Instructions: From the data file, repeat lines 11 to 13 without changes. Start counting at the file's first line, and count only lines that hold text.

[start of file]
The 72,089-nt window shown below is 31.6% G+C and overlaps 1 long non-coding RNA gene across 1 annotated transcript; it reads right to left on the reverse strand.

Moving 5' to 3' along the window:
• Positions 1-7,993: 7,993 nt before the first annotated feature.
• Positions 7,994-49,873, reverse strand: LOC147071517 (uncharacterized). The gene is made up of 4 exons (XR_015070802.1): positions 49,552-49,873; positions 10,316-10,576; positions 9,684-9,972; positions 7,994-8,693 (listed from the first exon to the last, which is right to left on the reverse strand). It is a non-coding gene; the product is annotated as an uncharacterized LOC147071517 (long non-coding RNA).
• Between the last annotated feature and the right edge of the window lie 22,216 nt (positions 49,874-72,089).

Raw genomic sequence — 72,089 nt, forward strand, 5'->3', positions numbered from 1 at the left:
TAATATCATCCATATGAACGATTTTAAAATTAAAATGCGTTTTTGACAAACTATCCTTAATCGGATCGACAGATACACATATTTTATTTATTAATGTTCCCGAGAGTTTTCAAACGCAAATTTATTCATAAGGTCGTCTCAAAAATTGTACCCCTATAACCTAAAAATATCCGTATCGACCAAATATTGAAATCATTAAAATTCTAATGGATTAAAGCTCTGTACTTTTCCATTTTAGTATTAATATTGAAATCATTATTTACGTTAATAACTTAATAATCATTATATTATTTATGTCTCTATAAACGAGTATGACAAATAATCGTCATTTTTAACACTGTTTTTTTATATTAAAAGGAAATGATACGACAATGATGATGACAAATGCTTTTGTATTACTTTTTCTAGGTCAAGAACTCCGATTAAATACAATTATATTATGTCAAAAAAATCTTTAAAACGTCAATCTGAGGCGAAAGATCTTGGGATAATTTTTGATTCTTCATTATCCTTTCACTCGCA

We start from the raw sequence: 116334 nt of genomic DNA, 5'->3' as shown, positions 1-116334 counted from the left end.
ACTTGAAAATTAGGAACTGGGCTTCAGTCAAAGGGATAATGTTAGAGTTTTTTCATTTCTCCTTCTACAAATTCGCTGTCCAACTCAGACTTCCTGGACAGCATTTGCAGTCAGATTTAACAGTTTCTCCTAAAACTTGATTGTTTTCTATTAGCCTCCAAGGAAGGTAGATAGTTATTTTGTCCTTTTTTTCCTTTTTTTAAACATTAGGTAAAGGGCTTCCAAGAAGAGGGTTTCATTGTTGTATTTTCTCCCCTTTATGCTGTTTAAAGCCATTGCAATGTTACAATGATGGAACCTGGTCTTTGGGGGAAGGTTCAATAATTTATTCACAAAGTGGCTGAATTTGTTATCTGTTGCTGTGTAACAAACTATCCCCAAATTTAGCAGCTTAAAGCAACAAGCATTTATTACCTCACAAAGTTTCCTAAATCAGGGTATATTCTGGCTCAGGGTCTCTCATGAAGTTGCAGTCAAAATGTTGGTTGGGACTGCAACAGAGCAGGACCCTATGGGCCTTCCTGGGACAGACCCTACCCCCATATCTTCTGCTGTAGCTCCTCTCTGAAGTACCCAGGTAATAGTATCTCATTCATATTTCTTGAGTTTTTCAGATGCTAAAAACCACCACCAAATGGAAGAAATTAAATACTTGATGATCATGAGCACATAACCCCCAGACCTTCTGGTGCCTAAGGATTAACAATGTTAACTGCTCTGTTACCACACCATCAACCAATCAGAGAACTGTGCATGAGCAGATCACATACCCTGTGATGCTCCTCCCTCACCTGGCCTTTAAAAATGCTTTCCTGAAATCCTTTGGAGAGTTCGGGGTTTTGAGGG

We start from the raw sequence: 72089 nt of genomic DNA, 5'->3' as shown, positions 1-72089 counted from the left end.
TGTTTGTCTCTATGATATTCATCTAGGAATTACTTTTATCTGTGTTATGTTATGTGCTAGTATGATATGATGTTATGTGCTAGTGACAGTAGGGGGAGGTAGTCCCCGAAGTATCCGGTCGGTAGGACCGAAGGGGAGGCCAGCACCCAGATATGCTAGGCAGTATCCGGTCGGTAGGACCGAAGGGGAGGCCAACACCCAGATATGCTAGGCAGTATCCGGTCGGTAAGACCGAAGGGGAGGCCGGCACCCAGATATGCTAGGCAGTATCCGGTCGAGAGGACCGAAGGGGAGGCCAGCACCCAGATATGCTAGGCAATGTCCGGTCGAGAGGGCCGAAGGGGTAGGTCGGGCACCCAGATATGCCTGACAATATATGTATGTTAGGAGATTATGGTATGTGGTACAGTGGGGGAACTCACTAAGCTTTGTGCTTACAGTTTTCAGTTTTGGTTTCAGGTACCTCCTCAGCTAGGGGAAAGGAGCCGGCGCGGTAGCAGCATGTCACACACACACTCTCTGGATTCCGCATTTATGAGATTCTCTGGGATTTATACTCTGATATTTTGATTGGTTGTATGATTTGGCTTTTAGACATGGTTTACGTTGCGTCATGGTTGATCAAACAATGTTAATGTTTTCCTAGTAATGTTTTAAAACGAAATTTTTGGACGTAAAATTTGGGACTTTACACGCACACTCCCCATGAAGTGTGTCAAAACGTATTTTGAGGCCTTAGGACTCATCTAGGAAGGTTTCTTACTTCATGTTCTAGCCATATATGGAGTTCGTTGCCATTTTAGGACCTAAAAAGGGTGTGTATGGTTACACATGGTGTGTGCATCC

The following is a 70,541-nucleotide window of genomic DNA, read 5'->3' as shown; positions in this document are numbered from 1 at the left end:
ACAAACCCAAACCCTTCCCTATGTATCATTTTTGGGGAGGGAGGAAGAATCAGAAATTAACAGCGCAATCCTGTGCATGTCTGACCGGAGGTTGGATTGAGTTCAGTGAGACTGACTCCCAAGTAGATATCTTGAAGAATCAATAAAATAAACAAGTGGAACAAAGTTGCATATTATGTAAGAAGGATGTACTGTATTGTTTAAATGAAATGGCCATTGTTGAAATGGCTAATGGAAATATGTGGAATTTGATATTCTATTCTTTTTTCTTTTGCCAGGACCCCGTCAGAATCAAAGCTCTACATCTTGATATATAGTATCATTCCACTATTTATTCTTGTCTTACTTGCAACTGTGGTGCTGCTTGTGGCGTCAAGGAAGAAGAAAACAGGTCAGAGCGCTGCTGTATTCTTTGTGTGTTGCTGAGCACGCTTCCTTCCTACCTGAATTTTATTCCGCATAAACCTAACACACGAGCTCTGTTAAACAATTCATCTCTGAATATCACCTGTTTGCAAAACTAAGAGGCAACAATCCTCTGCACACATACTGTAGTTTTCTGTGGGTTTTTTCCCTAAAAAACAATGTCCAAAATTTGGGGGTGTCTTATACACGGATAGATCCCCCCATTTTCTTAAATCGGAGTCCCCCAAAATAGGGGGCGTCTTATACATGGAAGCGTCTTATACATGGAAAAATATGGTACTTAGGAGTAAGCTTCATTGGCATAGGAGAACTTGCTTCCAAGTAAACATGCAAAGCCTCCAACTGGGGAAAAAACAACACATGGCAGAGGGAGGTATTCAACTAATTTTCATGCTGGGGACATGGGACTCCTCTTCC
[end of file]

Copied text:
TGTTTGTCTCTATGATATTCATCTAGGAATTACTTTTATCTGTGTTATGTTATGTGCTAGTATGATATGATGTTATGTGCTAGTGACAGTAGGGGGAGGTAGTCCCCGAAGTATCCGGTCGGTAGGACCGAAGGGGAGGCCAGCACCCAGATATGCTAGGCAGTATCCGGTCGGTAGGACCGAAGGGGAGGCCAACACCCAGATATGCTAGGCAGTATCCGGTCGGTAAGACCGAAGGGGAGGCCGGCACCCAGATATGCTAGGCAGTATCCGGTCGAGAGGACCGAAGGGGAGGCCAGCACCCAGATATGCTAGGCAATGTCCGGTCGAGAGGGCCGAAGGGGTAGGTCGGGCACCCAGATATGCCTGACAATATATGTATGTTAGGAGATTATGGTATGTGGTACAGTGGGGGAACTCACTAAGCTTTGTGCTTACAGTTTTCAGTTTTGGTTTCAGGTACCTCCTCAGCTAGGGGAAAGGAGCCGGCGCGGTAGCAGCATGTCACACACACACTCTCTGGATTCCGCATTTATGAGATTCTCTGGGATTTATACTCTGATATTTTGATTGGTTGTATGATTTGGCTTTTAGACATGGTTTACGTTGCGTCATGGTTGATCAAACAATGTTAATGTTTTCCTAGTAATGTTTTAAAACGAAATTTTTGGACGTAAAATTTGGGACTTTACACGCACACTCCCCATGAAGTGTGTCAAAACGTATTTTGAGGCCTTAGGACTCATCTAGGAAGGTTTCTTACTTCATGTTCTAGCCATATATGGAGTTCGTTGCCATTTTAGGACCTAAAAAGGGTGTGTATGGTTACACATGGTGTGTGCATCC

The following is a 70,541-nucleotide window of genomic DNA, read 5'->3' as shown; positions in this document are numbered from 1 at the left end:
ACAAACCCAAACCCTTCCCTATGTATCATTTTTGGGGAGGGAGGAAGAATCAGAAATTAACAGCGCAATCCTGTGCATGTCTGACCGGAGGTTGGATTGAGTTCAGTGAGACTGACTCCCAAGTAGATATCTTGAAGAATCAATAAAATAAACAAGTGGAACAAAGTTGCATATTATGTAAGAAGGATGTACTGTATTGTTTAAATGAAATGGCCATTGTTGAAATGGCTAATGGAAATATGTGGAATTTGATATTCTATTCTTTTTTCTTTTGCCAGGACCCCGTCAGAATCAAAGCTCTACATCTTGATATATAGTATCATTCCACTATTTATTCTTGTCTTACTTGCAACTGTGGTGCTGCTTGTGGCGTCAAGGAAGAAGAAAACAGGTCAGAGCGCTGCTGTATTCTTTGTGTGTTGCTGAGCACGCTTCCTTCCTACCTGAATTTTATTCCGCATAAACCTAACACACGAGCTCTGTTAAACAATTCATCTCTGAATATCACCTGTTTGCAAAACTAAGAGGCAACAATCCTCTGCACACATACTGTAGTTTTCTGTGGGTTTTTTCCCTAAAAAACAATGTCCAAAATTTGGGGGTGTCTTATACACGGATAGATCCCCCCATTTTCTTAAATCGGAGTCCCCCAAAATAGGGGGCGTCTTATACATGGAAGCGTCTTATACATGGAAAAATATGGTACTTAGGAGTAAGCTTCATTGGCATAGGAGAACTTGCTTCCAAGTAAACATGCAAAGCCTCCAACTGGGGAAAAAACAACACATGGCAGAGGGAGGTATTCAACTAATTTTCATGCTGGGGACATGGGACTCCTCTTCC